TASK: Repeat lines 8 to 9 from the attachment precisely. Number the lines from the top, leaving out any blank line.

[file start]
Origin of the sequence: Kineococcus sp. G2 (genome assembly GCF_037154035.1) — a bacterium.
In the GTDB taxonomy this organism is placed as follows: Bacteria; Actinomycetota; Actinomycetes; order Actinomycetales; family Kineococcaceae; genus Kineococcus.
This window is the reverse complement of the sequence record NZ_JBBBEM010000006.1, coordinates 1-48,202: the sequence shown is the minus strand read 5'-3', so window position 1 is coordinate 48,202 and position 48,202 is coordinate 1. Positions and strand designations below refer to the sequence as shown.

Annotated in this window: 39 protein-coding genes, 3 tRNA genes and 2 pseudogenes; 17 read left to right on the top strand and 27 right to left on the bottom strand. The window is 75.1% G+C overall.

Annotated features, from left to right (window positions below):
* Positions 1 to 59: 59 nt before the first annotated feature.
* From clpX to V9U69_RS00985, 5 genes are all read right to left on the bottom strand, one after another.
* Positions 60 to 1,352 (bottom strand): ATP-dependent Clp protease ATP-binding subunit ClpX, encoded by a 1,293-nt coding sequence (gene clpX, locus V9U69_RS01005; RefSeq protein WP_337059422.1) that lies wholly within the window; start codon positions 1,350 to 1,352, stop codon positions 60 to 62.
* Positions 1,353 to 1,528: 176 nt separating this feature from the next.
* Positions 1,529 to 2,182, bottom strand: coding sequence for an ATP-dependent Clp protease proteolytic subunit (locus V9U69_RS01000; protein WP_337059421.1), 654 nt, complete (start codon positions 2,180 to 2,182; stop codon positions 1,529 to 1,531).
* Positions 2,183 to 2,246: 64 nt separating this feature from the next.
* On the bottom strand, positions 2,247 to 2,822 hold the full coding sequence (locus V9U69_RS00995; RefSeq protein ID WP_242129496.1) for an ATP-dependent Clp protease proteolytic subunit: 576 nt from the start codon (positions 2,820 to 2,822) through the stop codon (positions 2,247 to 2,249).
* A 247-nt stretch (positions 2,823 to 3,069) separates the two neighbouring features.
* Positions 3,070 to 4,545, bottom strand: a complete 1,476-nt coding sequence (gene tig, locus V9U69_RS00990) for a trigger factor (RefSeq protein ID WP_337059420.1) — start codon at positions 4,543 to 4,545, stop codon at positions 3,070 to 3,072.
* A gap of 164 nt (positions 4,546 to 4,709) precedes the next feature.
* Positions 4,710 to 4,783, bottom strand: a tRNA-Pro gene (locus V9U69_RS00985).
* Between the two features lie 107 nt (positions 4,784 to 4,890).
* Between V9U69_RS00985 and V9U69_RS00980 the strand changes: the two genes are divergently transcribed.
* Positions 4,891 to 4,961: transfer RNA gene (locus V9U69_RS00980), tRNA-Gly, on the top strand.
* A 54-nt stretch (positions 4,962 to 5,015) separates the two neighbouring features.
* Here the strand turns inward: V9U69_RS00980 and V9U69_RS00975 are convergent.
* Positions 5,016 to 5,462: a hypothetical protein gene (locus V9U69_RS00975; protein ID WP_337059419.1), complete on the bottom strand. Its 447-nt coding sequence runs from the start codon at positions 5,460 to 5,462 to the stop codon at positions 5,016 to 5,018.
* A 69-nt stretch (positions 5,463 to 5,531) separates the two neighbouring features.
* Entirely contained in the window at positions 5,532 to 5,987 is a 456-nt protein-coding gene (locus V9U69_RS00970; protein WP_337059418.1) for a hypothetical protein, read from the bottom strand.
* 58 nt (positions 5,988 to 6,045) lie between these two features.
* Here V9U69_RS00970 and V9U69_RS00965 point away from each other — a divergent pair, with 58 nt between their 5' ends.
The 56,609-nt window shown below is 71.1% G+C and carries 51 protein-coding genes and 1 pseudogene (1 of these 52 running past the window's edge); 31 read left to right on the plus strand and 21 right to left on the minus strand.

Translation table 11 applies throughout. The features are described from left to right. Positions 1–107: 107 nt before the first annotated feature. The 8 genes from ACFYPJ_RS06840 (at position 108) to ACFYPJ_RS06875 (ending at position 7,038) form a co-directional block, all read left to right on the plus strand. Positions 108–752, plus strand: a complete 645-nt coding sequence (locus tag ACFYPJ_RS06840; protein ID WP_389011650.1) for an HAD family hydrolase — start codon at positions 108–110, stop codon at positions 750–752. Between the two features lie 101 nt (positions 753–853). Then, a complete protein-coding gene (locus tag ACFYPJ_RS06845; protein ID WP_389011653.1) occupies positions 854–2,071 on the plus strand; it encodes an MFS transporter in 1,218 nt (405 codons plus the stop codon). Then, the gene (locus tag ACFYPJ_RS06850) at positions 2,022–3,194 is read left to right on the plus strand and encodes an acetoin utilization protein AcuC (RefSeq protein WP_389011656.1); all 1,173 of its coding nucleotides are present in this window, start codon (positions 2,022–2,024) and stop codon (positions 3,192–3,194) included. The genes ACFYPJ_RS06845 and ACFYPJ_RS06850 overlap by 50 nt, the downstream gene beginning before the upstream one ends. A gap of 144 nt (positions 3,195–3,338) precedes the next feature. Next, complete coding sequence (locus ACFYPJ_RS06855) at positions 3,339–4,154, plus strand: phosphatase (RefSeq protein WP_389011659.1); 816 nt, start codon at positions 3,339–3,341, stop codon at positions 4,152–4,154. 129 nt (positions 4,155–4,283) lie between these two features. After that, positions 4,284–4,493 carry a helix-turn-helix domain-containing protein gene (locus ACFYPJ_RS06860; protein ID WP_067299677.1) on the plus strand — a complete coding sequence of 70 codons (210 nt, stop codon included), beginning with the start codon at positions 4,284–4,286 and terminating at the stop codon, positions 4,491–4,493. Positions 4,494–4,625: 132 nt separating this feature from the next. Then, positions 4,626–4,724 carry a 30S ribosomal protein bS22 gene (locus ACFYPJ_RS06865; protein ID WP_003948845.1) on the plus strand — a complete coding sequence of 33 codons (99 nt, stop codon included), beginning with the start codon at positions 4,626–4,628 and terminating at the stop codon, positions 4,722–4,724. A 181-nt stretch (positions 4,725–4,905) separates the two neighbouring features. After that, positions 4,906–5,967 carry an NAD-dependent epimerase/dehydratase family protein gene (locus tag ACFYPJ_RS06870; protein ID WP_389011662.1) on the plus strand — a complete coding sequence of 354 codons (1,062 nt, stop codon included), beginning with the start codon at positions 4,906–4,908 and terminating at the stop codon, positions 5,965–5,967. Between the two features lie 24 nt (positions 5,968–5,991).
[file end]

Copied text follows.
* Positions 60 to 1,352 (bottom strand): ATP-dependent Clp protease ATP-binding subunit ClpX, encoded by a 1,293-nt coding sequence (gene clpX, locus V9U69_RS01005; RefSeq protein WP_337059422.1) that lies wholly within the window; start codon positions 1,350 to 1,352, stop codon positions 60 to 62.
* Positions 1,353 to 1,528: 176 nt separating this feature from the next.